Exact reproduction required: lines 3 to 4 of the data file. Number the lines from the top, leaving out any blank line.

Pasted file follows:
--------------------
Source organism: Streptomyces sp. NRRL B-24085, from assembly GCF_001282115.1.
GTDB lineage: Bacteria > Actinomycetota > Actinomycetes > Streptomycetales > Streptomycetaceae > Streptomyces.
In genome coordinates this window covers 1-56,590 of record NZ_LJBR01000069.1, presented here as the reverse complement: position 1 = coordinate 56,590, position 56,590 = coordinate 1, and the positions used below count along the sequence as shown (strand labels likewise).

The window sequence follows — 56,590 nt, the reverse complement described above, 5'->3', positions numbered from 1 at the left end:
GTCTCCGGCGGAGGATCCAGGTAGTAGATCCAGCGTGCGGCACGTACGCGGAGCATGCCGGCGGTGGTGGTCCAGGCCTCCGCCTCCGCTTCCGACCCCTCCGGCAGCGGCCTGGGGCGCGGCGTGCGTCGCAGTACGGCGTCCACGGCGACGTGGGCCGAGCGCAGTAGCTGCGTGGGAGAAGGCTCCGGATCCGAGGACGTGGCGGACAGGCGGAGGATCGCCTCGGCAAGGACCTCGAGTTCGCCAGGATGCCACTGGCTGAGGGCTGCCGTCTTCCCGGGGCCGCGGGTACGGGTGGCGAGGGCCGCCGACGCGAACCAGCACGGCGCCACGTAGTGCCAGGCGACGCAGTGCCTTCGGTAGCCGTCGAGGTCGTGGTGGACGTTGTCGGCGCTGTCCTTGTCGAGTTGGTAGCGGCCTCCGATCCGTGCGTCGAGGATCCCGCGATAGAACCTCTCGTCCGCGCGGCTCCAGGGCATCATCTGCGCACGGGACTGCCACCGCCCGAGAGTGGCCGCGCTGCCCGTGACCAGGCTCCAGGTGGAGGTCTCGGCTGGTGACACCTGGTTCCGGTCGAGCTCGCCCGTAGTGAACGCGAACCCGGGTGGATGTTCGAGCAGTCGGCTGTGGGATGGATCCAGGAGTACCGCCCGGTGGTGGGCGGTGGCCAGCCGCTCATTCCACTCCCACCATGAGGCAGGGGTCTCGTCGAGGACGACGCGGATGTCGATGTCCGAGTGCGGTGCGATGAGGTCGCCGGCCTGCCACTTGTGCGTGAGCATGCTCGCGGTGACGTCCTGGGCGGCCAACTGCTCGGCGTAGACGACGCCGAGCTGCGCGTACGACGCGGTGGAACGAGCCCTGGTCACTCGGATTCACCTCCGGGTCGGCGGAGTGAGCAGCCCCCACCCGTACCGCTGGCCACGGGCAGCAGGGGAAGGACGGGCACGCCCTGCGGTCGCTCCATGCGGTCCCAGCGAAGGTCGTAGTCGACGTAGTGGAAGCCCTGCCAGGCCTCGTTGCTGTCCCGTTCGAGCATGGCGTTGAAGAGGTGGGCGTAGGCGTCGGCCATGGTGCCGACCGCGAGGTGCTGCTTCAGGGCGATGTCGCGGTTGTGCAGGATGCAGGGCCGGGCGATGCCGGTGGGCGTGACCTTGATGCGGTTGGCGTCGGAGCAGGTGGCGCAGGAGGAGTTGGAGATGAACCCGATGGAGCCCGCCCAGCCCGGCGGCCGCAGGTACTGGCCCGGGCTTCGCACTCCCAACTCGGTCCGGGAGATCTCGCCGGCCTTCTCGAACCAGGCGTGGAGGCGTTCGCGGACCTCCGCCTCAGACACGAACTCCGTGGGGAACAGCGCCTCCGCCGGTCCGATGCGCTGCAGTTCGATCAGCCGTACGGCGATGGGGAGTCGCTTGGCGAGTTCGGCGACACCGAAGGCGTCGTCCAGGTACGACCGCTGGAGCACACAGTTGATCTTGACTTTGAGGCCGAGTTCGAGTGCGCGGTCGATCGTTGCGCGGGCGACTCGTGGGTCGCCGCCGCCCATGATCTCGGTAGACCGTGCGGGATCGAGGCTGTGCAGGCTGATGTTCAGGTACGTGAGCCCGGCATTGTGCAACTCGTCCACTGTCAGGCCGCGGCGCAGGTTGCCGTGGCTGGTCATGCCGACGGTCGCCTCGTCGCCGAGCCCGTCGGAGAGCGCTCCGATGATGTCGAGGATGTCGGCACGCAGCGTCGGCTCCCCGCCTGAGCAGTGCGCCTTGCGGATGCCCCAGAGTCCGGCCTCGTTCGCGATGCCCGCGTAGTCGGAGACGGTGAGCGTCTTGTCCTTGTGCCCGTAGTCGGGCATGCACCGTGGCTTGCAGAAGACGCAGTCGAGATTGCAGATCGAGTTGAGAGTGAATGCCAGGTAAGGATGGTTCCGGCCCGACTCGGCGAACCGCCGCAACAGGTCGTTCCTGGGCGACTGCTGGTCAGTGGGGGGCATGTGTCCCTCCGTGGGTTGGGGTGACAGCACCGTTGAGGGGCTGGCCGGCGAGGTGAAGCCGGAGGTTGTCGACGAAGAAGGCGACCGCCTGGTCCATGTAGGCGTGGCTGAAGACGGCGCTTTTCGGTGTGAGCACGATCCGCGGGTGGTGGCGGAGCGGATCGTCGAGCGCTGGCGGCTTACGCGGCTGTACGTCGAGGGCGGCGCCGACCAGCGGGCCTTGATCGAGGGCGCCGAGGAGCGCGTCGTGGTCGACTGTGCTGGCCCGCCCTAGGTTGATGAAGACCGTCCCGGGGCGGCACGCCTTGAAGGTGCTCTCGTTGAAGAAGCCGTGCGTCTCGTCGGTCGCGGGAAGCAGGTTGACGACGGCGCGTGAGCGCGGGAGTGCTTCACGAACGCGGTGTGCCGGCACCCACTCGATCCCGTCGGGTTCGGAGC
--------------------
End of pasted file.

In genome coordinates this window covers 1-56,590 of record NZ_LJBR01000069.1, presented here as the reverse complement: position 1 = coordinate 56,590, position 56,590 = coordinate 1, and the positions used below count along the sequence as shown (strand labels likewise).

The window sequence follows — 56,590 nt, the reverse complement described above, 5'->3', positions numbered from 1 at the left end: